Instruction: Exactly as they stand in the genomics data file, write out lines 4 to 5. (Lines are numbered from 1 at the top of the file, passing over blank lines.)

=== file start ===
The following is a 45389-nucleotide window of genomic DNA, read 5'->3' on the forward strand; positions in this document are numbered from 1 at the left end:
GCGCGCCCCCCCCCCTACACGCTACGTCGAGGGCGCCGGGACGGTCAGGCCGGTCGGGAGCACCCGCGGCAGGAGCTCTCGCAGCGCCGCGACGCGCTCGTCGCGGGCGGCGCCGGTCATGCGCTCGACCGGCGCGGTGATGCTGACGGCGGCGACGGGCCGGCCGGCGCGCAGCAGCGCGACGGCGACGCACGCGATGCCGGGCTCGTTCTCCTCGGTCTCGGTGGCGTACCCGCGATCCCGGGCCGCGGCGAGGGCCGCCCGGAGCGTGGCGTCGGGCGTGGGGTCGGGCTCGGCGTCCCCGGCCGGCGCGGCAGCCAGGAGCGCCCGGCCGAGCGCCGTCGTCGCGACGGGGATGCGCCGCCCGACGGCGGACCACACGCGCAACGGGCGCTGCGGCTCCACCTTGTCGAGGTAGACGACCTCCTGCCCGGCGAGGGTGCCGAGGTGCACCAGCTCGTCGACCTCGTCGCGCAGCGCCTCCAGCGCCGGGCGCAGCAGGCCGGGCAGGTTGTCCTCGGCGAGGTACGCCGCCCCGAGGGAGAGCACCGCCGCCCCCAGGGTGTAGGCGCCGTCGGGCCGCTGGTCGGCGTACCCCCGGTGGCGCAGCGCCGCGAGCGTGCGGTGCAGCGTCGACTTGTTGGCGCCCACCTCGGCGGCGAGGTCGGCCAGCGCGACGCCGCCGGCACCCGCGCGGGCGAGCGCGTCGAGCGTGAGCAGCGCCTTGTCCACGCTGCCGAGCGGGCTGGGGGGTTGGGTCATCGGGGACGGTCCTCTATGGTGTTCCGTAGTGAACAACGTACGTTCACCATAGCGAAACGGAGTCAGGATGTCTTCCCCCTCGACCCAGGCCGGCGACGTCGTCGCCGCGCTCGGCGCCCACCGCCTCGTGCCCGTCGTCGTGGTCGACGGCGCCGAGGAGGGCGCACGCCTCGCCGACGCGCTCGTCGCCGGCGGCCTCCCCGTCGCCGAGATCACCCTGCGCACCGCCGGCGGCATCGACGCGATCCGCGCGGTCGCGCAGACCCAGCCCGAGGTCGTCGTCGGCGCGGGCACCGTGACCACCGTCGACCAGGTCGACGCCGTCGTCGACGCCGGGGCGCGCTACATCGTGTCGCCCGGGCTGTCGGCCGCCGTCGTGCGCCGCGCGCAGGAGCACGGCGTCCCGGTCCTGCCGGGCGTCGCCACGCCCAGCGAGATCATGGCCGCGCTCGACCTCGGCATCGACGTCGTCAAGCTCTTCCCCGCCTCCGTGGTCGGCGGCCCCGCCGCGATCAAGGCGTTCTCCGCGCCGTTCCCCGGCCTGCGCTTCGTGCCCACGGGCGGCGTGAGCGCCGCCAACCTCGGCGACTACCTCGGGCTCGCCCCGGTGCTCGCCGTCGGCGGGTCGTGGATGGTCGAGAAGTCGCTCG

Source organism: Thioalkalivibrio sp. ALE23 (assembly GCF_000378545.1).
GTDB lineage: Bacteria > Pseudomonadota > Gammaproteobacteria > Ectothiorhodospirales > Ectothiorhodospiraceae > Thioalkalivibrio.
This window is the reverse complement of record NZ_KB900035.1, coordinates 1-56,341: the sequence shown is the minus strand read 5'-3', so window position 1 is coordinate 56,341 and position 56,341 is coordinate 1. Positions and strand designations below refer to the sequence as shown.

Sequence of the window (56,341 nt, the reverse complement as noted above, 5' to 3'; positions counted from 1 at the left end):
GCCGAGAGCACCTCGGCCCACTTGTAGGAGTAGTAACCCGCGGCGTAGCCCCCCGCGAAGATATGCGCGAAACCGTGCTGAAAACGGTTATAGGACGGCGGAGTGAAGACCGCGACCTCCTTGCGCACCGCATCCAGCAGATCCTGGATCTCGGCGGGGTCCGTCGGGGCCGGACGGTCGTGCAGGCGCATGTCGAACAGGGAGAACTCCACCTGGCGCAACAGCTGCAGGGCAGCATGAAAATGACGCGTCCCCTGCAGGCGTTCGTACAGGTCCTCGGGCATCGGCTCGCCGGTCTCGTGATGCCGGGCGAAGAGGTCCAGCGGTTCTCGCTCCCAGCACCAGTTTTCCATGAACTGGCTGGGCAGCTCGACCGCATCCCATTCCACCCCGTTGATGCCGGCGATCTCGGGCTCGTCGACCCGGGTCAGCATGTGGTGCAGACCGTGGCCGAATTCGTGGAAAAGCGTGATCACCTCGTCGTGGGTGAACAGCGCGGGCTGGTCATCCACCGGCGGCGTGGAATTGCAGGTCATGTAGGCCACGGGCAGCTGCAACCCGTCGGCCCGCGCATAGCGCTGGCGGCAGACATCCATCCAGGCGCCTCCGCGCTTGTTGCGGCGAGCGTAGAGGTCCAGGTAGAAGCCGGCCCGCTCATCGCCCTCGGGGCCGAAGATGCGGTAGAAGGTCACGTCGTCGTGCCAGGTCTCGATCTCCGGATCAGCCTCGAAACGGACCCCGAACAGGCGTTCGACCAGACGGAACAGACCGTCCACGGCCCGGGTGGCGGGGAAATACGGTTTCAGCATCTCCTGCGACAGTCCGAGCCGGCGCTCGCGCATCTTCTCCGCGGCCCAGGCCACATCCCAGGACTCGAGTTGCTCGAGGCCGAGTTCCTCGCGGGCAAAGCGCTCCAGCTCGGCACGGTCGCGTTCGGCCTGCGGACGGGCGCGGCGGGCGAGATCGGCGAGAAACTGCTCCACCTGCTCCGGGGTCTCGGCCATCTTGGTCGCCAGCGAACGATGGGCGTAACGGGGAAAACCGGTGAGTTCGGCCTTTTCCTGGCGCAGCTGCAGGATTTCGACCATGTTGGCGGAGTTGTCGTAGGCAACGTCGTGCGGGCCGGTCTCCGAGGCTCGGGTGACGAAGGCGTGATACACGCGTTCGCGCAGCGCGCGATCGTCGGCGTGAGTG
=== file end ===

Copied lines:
GTDB lineage: Bacteria > Pseudomonadota > Gammaproteobacteria > Ectothiorhodospirales > Ectothiorhodospiraceae > Thioalkalivibrio.
This window is the reverse complement of record NZ_KB900035.1, coordinates 1-56,341: the sequence shown is the minus strand read 5'-3', so window position 1 is coordinate 56,341 and position 56,341 is coordinate 1. Positions and strand designations below refer to the sequence as shown.